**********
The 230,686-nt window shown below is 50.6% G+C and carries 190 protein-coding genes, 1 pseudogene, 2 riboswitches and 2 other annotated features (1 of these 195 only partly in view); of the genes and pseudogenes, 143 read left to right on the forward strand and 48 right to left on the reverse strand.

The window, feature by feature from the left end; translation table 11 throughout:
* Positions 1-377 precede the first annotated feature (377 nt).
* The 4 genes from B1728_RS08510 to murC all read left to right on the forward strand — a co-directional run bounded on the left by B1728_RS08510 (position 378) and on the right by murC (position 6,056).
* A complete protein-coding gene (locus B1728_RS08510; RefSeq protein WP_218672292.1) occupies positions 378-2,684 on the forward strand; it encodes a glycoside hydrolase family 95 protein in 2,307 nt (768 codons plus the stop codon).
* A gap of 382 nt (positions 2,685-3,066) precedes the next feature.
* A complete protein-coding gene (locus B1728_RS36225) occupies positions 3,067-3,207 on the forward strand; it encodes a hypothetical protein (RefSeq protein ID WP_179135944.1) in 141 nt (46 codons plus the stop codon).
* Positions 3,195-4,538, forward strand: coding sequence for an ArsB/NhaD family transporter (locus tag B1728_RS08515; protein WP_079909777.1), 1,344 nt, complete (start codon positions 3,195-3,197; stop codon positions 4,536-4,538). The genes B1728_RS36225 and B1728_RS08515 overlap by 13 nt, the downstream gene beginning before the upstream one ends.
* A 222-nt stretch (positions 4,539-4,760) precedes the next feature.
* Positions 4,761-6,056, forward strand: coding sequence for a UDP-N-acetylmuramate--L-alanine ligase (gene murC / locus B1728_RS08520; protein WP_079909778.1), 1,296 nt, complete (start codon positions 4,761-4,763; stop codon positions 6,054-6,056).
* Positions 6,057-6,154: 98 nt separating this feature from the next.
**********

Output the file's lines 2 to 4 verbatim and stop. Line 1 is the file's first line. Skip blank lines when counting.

The window, feature by feature from the left end; translation table 11 throughout:
* Positions 1-377 precede the first annotated feature (377 nt).
* The 4 genes from B1728_RS08510 to murC all read left to right on the forward strand — a co-directional run bounded on the left by B1728_RS08510 (position 378) and on the right by murC (position 6,056).